It should be added here that the treaty is subject to criticism on other grounds, particularly for the severe conditions it imposed on the German economy. But even so it would have been worse if Clemenceau had not resisted Foch’s pressures.

Despite his admiration of Lincoln and Clemenceau, Cohen shows more warmth of feeling when he writes of Winston Churchill, whom he calls “the twentieth-century war statesman par excellence.” This sympathy is perhaps to be explained by the fact that as memory of World War II fades into the past so has that of Churchill’s great services, and there is a growing tendency, among political writers and academics, to regard him as having been quixotic and unreliable, given to irrational enthusiasms and dangerous projects, more a menace to his embattled country than its savior. This Cohen regards as a false and unjust impression of one who was essentially a man of system, combining in his person, as someone once said, “genius and plod.”

Churchill knew war by varied personal experience and by intensive study and constant reading. He was too aware of the uncertainties inherent in it to romanticize it and he was always wary of blueprints for easy victory. “Experience,” he wrote, “shows that forecasts are usually falsified and preparations always in arrear.” This fundamental skepticism explains in part his superb ability to explain the war to the British people in speeches that were as truthful as they were eloquent and that did not attempt to hide reverses or promise victories that were not in sight.

In shaping the major decisions that helped turn the tide—when to invade France, for example, and what weight to assign to strategic bombing—Churchill’s role was undeniable. But Cohen believes that his “continuous audit of the military’s judgment” was equally important. Churchill exercised control over events by constant probing, as in the case of an attack in 1941 from which the army command was drawing possibly unwarranted conclusions. Churchill wrote:

I presume the details of this remarkable feat have been worked out by the Staff concerned. Let me see them. For instance, how many ships and transports carried these five divisions? How many armored vehicles did they comprise? How many motor lorries, how many guns, how much ammunition, how many men, how many tons of stores, how far did they advance in the first 48 hours, how many men and vehicles were assumed to have landed in the first 12 hours, what percentage of loss were they debited with? What happened to the transports and store-ships while the first 48 hours of fighting was going on?

To receive a message like this—and there were many of them—must have exasperated the recipient, and this perhaps helps to explain why Sir Alan Brooke, Churchill’s Chief of the Imperial General Staff, once wrote in his diary, “Never have I admired and despised a man simultaneously to the same extent.” But Brooke did not hesitate to answer Churchill’s questions, and many of the recipients of the prime minister’s probes appreciated them. As one cabinet secretary wrote, “A new sense of purpose and urgency was created as it came to be realized that a firm hand, guided by a strong will, was on the wheel.”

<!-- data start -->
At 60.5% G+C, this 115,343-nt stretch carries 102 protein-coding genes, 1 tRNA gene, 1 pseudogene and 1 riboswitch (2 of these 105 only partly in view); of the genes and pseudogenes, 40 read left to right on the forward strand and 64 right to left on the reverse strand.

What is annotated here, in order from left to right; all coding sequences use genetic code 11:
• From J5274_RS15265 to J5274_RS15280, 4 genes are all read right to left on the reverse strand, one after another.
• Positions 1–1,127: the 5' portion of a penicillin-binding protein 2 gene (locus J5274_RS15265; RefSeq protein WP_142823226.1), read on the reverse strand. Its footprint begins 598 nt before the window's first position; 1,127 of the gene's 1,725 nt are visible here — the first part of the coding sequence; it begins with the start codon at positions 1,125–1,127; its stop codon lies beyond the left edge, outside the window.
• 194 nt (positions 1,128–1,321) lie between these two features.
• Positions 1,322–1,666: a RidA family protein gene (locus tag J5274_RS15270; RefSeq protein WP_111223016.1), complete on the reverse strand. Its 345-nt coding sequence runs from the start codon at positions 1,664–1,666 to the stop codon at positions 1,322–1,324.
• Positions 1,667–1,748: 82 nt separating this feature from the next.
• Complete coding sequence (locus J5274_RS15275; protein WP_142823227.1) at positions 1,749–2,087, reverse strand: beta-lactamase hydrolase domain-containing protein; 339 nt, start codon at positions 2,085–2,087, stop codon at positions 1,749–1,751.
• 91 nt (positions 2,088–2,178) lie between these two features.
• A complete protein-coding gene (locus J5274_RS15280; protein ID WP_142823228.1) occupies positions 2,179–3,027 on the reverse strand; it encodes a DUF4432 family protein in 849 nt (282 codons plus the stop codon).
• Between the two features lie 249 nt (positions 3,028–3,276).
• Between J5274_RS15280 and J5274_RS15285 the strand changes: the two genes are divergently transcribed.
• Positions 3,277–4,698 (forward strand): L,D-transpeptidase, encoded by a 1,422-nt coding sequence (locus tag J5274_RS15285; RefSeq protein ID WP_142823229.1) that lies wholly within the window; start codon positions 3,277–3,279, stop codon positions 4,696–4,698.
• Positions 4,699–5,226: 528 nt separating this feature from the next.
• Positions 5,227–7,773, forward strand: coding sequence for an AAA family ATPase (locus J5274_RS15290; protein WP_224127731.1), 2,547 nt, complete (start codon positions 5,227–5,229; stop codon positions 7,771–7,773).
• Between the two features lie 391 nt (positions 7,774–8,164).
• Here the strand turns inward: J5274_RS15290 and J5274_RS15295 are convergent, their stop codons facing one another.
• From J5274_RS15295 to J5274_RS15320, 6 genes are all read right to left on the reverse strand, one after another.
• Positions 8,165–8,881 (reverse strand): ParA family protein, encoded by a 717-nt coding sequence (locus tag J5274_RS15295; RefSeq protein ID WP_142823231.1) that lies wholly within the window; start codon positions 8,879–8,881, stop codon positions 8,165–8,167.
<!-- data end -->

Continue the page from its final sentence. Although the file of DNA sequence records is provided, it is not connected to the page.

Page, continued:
With his own soldiers, Churchill never had difficulties remotely resembling those that Clemenceau had with Foch. His problem in dealing with the military came at the end of the European conflict, when his sense of the politics of war convinced him that the Allied armies must capture Berlin and Prague before the Soviets did. This was vetoed by the Supreme Allied Commander, General Dwight D. Eisenhower, who declared that Berlin was “no longer a particularly important objective.”

As one turns from Cohen’s chapter on Churchill to that on David Ben-Gurion, there is a decided drop in temperature. This is not surprising. An astonishing autodidact, always argu- mentative, often dictatorial and manipulative, Ben-Gurion had few friends, even among his closest colleagues. But “The Old Man,” as he came to be called, enjoyed the grudging respect even of his enemies, and Cohen makes it abundantly clear why this was so. In December 1946, at the age of sixty, he became the shadow defense minister of the embryonic Jewish state, and when Israel became independent a year and a half later he combined that office with that of prime minister. During that time he transformed the underground military establishment—the Haganah—into one of the most formidable fighting forces in the world, given its size, and directed the war that made Israel the central power in Middle East politics.

It was characteristic of him that before embarking upon these labors, Ben-Gurion spent the late spring of 1947 conducting intensive meetings—(the so-called “Seminar”)—with the Haganah’s high command and other officials. These were intended to persuade them that the hostilities that lay ahead would be different from those in the past, that the Arab states would attack with real armies, and that Israel, which possessed no army, would be unprepared for the challenge. The Seminar was intended to give Israel’s fighting forces a new sense of scale and to galvanize a real armament effort, but Ben-Gurion soon discovered that these were lessons that the Haganah was reluctant to learn, not least of all coming from one with no military experience. It was a lesson that he was not to forget. In 1950, he wrote: